have a sign over it that suggests it has something to do with a museum but
no mention of the Accademia. Go on in and, at the ticket window on the
right, ask to buy advanced tickets for the Accademia. It's easier than
buying a gelato.
Basically, this museum is worth it only because of the statue of David. Of course this is the opinion of a person who isn't an expert in art and classifies it just by 'it's beautiful'/ 'it's not beautiful', so I'm sure there must be other points of interest.
David is beautiful!! And for this reason one cannot miss it while in Florence. No pictures allowed - and they are very strict with this, so try your luck from a little bit more far like I did ;-)
I didn't make ticket reservations and there was no line (I went there in august), but everyone told me it's always pretty crowded so maybe I was just lucky.
It also has a very nice souvenir shop, with lots of funny and interesting things to buy- I bought all my Florence souvenirs there.
The statue of david by Michelangelo was one of the must-sees of our Florence trip, so we had prebooked tickets. This turned out to be a very good decision! Even though it was early in the day and we were in Florence in off-season, there was a long waiting line at the entrance of the Accademia!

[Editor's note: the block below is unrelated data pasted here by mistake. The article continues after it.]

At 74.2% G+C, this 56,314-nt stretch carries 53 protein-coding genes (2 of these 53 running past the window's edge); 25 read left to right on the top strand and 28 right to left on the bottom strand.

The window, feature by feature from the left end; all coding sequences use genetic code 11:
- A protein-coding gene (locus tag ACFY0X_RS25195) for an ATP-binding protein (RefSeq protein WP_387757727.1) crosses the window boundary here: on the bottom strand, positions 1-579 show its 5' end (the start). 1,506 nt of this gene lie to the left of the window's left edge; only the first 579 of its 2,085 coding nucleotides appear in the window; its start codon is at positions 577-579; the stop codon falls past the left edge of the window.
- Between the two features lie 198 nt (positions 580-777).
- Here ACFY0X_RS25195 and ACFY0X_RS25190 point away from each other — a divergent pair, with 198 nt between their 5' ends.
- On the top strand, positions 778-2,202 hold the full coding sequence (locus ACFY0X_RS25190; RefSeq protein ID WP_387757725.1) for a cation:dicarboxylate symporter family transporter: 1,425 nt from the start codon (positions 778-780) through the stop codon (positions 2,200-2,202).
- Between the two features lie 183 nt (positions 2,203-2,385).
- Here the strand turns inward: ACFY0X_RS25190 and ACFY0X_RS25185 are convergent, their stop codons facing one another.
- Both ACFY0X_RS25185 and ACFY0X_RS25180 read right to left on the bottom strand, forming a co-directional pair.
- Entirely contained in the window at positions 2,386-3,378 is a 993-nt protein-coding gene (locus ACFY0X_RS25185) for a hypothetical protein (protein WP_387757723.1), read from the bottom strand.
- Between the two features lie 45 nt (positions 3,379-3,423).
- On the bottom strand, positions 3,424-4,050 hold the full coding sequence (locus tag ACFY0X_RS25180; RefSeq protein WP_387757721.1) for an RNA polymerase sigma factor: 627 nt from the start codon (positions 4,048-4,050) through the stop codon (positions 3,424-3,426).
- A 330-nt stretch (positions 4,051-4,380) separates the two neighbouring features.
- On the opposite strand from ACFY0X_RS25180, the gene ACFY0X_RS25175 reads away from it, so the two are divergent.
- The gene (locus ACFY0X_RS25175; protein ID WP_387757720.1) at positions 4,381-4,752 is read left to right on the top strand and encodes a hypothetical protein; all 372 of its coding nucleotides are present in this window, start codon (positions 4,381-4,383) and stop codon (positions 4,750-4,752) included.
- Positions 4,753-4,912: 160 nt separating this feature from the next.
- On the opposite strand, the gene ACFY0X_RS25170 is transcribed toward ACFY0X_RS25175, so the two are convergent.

With the prebooked tickets we could skip the line and enter immediately.
I had seen many pictures of David, but seeing this tall statue in reality was truly impressing.Pictures just don't show you how tall he is.
Don't leave at once after you've seen David, there is more to see in the museum. Especially the upstairs rooms show some beautiful paintings.
We had booked the tickets online through FlorenceArt, received our voucher per email and just handed it to the clerk at the ticket counter. Very easy and well worth the additional cost.
One of the David's is located here and he is, like you, looking over Florence.
This is a great place to start your Florence adventure as you can see the layout of the town before you venture into the small streets, bargain for silk ties and leather goods plus see some of the best art in the world.
In front of you is the River Arno with the beautiful Duomo cutting a dramatic presense in the middle of town. Similar to Venice the roofing is often a terricotta colour though the streets are not always so narrow.